It's upstaged on yet another front, though, as it's not even the strangest new release of the week; The Crocodile Hunter: Collision Course may take that mark, not only for the week but the year. With every cable channel scrambling to package their flagship programs into the big screen format (Coming soon, The Food Network Presents Iron Chef: Chairman Kaga's Revenge), The Discovery Channel seems to have served up the most bizarre concept they could think of (or "conceived in a delirium by a madman", as one review would have it). An intelligence satellite crashes into the Australian Outback where it's eaten by a crocodile. The CIA agents chasing it then run afoul of Steve Irwin, Crocodile Hunter, along with his wife and dog. Not only is this the most bizarre premise since The Gods Must be Crazy, Steve Irwin's parts of the film are shot exactly like his TV show, in regular TV screen aspect ratio. It's enough to make you wonder whether they actually told him they were making a movie with him. Smartly being pushed as a family film, it should be able to capitalize on the near-universal recognition of Irwin, the Jackie Chan of wilderness adventures. This ought to be good enough for about $9 million this weekend.

In the "why bother?" category, we have the latest installment of the Halloween series. While 1998's Halloween: H20 had the novelty of bringing back Jamie Lee Curtis, going to that well the second time like they do here just doesn't have the same effect. Aware of this, the producers decided to go with a Big Brother/Blair Witch theme...just two years too late, unfortunately. I must give the advertising credit though, as I'll admit to nearly choking on my Junior Caramels when the horribly trite-looking trailer suddenly shifted to the famous Michael Myers theme. Bravo, folks; bravo. It's likely not enough, as this year's Jason X showed, which made only $6.6 million on opening weekend with a more off-the-wall premise. The Halloween series has, for some reason, always attracted a slightly higher brand of actor to be brutally slaughtered; in addition to Curtis, Busta Rhymes, Tyra Banks and Thomas Ian Nichols of American Pie fame appear. It's not going to be enough to match the $16 million of the last entry, and about $8 million is a good expectation here.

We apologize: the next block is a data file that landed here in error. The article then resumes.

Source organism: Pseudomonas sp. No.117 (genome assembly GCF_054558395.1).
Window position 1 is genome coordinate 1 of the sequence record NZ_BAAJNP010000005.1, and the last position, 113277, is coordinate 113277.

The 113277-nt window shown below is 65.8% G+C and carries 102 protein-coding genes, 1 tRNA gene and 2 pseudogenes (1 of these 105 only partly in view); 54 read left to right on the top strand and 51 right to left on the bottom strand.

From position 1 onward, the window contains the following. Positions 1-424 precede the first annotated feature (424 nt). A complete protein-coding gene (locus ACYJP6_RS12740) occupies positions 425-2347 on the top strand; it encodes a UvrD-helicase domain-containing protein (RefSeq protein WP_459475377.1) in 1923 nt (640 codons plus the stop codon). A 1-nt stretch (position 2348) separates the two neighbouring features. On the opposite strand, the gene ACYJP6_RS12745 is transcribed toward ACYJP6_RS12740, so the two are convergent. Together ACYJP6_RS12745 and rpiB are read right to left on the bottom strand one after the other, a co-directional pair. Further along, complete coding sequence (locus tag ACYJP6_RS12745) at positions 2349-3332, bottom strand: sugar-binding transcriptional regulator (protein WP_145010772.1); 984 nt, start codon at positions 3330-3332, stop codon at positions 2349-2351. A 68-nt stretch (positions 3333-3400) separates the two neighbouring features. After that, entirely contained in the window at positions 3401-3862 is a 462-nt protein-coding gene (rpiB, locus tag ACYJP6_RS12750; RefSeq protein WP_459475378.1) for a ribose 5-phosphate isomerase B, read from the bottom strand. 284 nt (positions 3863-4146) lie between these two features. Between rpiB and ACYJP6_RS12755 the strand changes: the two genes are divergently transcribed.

Men in Black II set records last weekend for the July 4th weekend, but just barely, leaving questions about how much steam is left in this franchise. After five years of ticket increases, one would expect a sequel to one of the biggest films of 1997 to do more than squeak past its predecessor's mark. Also troubling is the B+ CinemaScore mark, which, coming from a scale that generally rivals Hooray for Everything for positiveness, shows unexpected weakness. Add this to the trend of films only holding audiences for one weekend and it spells trouble for its extended run. I foresee a drop as large as 50% with the possibility of more; a $26 million total for this weekend would place it at about $136 million so far. It has the inside track for the number-one spot for a second straight week, but let's not forget that Godzilla spent two weeks at the top, too.

Forecast: Weekend of July 12-14, 2002
Estimated Gross ($)
Men in Black II
Reign of Fire
Road to Perdition
Mr. Deeds
Crocodile Hunter: Collision Course
Halloween: Resurrection
Minority Report
Lilo & Stitch
Like Mike
The Bourne Identity
The Sum of All Fears